The majority took the plaintiff’s expectation (of sufficient land to run a viable farming business) as the starting point, modified so that accelerated receipt of the award did not mean that the plaintiff got more than his expectation.

The minority took the plaintiff’s detriment as the guiding principle. It thought that the detriment was easy to identify and quantify. The plaintiff worked for many years at low wages on his father’s farm because of the assurance. The detriment was the difference between market-level wages for the work he did and the wages he actually received ([278]).

This could be identified with certainty (GBP 267,748). The plaintiff was also entitled to interest on the sum at 2% above base rate (GBP 342,162). Rounded up, he total relief that the minority would have awarded was, thus, GBP  610,000.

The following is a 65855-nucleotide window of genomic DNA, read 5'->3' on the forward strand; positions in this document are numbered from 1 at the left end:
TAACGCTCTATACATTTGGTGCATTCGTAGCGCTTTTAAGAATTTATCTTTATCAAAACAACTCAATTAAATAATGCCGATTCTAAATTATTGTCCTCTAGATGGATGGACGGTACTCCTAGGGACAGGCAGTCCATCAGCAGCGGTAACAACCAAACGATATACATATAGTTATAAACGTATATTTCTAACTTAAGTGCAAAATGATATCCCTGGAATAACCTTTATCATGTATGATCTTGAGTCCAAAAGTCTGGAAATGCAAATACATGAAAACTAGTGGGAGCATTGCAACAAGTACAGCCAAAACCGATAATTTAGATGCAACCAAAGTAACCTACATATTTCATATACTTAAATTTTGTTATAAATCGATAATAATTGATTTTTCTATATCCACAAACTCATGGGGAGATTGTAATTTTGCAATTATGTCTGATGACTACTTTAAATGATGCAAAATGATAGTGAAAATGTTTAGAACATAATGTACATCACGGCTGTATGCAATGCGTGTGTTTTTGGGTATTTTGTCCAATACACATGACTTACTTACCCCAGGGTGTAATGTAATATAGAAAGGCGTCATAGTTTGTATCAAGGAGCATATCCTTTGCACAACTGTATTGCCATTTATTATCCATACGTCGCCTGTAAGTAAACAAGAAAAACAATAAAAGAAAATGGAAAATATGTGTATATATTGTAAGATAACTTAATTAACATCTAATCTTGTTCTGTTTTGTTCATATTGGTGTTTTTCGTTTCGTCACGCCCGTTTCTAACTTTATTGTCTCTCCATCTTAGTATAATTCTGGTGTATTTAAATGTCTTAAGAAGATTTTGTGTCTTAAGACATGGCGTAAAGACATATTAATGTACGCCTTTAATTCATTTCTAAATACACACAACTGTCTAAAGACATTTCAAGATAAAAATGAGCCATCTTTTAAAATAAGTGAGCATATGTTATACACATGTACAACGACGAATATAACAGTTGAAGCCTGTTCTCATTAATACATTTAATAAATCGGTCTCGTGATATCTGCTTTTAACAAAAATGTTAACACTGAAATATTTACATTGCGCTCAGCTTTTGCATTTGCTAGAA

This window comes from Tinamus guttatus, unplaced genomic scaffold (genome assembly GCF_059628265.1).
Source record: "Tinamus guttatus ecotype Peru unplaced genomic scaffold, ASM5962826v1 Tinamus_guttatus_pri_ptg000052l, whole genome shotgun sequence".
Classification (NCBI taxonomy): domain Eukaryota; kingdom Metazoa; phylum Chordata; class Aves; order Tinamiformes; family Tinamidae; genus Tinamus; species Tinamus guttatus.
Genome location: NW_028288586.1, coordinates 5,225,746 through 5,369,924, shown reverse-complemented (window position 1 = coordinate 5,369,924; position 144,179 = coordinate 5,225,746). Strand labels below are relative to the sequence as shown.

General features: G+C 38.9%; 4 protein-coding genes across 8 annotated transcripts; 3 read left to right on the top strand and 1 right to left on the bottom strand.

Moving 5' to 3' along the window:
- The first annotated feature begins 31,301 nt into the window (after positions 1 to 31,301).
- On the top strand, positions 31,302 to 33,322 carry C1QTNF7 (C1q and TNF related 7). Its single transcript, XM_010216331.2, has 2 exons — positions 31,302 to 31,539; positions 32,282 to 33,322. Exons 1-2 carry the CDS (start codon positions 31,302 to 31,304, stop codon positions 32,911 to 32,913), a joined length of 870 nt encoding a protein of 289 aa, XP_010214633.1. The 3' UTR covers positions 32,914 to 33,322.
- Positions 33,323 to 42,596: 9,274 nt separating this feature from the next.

The value of the majority’s award is not specified in the judgment but it is presumably much more valuable than the sum arrived at by the minority’s detriment-based approach.

Proprietary estoppel seeks to undo unconscionability

While the main focus of the judgments is on the principles governing equitable relief in proprietary estoppel, some attention is paid to the broader question of the aim of proprietary estoppel.

Giving the majority judgment, Lord Briggs said:

‘neither expectation fulfilment nor detriment compensation is the aim of the remedy. The aim remains what it has always been, namely the prevention or undoing of unconscionable conduct’ ([94]).

Fulfilling expectations while avoiding an award that is out of all proportion to the detriment

Lord Briggs’ review of the authorities led him to the conclusion that expectation fulfillment has always been the starting point for equitable relief ([5]).

But specific enforcement of the promise might sometimes be disproportionate to the detriment and so be much more than is required to undo the unconscionability ([6] and [10]).

So ‘the concept of a proportionality test does appear to have taken root in England, as part of the assessment of whether a proposed remedy to deal with the proven unconscionability based on satisfying the claimant’s expectation works substantial justice between the parties’ ([72]).